I was re-watching the second season of the TV series The West Wing today. One of the episodes (#10, Noël) included a scene which, although speaking to a range of experiences, seemed particularly applicable to voice-hearing.
One of the characters, Josh, is struggling with some experiences resulting from having been shot, and has just come out of his first session with a trauma therapist.
He had been referred there by his friend and boss, Leo, who as a veteran and the White House Chief of Staff, is no stranger to trauma himself.
Unbeknownst to Josh, Leo has been waiting for him after his session. After a few typically smart-mouth comments, Josh discloses to Leo that his recent hand injury wasn’t due to having accidentally smashing a glass, as he had been claiming, but due to having punching his hand through a window. In response Leo tells the following story, which you can watch here (preferable) or read below:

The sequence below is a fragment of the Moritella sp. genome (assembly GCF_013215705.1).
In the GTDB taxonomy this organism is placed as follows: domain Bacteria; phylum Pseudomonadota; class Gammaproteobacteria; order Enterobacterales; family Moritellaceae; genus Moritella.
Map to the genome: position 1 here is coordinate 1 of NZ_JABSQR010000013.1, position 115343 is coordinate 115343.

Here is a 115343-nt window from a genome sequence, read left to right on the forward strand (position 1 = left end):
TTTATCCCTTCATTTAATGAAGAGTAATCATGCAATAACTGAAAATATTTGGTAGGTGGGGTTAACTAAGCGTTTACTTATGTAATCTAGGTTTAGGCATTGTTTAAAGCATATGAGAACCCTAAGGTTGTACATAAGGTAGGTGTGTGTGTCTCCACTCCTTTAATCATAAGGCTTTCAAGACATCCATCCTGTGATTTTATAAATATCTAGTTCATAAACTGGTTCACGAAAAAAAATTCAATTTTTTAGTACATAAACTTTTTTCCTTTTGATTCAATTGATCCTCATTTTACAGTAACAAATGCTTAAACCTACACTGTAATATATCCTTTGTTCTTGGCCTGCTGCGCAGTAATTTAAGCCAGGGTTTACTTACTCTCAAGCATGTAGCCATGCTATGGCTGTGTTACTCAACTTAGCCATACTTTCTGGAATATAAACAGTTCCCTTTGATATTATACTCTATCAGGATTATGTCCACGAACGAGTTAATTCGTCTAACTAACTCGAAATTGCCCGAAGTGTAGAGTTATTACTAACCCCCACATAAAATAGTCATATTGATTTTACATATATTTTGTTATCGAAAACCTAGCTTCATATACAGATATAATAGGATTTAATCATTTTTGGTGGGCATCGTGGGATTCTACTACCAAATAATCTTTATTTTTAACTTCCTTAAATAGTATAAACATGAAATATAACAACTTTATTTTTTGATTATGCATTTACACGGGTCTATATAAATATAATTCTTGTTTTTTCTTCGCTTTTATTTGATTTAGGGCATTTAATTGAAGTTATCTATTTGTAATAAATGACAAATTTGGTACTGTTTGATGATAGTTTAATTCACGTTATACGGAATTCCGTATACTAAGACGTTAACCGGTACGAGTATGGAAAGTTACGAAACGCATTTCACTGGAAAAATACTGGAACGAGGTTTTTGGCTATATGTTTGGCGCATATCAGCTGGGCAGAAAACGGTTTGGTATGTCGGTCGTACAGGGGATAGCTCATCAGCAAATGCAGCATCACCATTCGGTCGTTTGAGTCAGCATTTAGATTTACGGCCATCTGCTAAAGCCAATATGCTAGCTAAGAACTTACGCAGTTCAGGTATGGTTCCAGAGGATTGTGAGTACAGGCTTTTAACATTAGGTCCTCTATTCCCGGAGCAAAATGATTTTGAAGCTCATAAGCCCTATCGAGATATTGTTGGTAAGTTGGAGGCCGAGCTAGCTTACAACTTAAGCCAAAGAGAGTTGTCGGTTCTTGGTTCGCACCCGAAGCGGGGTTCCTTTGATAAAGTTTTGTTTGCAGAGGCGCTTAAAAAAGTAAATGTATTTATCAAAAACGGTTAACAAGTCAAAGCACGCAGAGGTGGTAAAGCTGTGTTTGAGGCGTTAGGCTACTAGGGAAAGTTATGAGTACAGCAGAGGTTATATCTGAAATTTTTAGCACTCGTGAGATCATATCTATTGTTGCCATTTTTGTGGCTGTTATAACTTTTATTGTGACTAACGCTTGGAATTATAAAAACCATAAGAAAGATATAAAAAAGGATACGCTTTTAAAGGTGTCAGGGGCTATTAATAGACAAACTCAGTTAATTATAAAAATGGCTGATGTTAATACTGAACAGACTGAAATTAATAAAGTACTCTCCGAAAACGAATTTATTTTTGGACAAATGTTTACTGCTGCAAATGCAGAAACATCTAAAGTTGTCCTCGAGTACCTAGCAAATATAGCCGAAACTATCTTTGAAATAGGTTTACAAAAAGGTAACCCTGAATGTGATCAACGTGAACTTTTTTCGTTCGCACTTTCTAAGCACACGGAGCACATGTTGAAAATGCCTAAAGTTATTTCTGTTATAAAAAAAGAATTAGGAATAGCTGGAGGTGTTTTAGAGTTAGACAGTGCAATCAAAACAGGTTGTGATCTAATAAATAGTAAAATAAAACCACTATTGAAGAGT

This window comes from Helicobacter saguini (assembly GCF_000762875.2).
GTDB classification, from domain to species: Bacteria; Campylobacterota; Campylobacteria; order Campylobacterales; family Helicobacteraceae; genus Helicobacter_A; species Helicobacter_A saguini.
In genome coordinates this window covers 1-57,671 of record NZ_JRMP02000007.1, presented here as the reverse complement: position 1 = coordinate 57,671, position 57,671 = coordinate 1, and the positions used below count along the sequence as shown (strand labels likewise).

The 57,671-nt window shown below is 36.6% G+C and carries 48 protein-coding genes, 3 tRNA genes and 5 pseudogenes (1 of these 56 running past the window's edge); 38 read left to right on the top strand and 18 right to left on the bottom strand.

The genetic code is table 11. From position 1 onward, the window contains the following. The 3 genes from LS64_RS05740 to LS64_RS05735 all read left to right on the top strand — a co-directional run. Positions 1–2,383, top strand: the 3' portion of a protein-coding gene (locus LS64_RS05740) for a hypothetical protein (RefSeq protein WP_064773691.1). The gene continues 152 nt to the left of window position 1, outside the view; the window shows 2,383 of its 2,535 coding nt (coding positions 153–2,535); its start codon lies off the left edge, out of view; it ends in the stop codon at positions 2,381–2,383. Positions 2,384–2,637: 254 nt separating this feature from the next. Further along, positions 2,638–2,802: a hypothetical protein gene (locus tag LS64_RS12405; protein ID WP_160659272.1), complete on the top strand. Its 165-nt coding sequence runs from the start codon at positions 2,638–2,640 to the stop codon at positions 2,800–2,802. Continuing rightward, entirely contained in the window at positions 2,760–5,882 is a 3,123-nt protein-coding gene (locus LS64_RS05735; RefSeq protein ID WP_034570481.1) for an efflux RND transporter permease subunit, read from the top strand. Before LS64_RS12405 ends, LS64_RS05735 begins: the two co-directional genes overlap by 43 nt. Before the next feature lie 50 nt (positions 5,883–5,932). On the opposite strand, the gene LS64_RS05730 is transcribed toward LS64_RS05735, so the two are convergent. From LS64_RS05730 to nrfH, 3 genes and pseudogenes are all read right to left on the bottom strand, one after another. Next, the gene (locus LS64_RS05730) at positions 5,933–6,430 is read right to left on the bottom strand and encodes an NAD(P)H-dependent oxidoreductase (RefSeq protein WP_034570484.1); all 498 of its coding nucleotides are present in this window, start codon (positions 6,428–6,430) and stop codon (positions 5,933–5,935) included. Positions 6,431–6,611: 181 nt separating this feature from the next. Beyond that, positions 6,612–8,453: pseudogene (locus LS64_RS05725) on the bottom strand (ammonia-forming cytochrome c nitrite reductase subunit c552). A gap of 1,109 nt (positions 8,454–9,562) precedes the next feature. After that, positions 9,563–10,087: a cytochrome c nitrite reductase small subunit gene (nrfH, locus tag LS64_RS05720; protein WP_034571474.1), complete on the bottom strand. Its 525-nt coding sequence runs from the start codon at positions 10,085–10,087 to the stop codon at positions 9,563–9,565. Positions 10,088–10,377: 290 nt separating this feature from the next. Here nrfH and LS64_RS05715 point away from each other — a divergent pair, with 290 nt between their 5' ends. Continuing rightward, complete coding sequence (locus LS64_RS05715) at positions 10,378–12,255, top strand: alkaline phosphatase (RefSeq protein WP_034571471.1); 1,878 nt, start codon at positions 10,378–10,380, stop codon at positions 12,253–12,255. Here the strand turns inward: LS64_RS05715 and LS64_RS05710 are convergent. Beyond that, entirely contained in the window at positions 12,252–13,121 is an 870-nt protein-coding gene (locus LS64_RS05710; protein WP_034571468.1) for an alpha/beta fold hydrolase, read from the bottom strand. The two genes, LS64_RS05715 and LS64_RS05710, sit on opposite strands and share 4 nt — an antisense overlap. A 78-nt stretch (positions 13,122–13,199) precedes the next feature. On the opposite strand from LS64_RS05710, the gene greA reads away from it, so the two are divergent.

“This guy’s walking down the street when he falls in a hole. The walls are so steep he can’t get out.
A doctor passes by and the guy shouts up, ‘Hey you. Can you help me out?’ The doctor writes a prescription, throws it down in the hole and moves on.
Then a priest comes along and the guy shouts up, ‘Father, I’m down in this hole can you help me out?’ The priest writes out a prayer, throws it down in the hole and moves on
Then a friend walks by, ‘Hey, Joe, it’s me can you help me out?’ And the friend jumps in the hole. Our guy says, ‘Are you stupid? Now we’re both down here.’
The friend says, ‘Yeah, but I’ve been down here before and I know the way out.'”
As applied to voice-hearing, I think the story speaks for itself.
(I should clarify though that I am not using this story to dismiss the very helpful role played by some psychiatrists and religious figures in voice-hearers’ recoveries).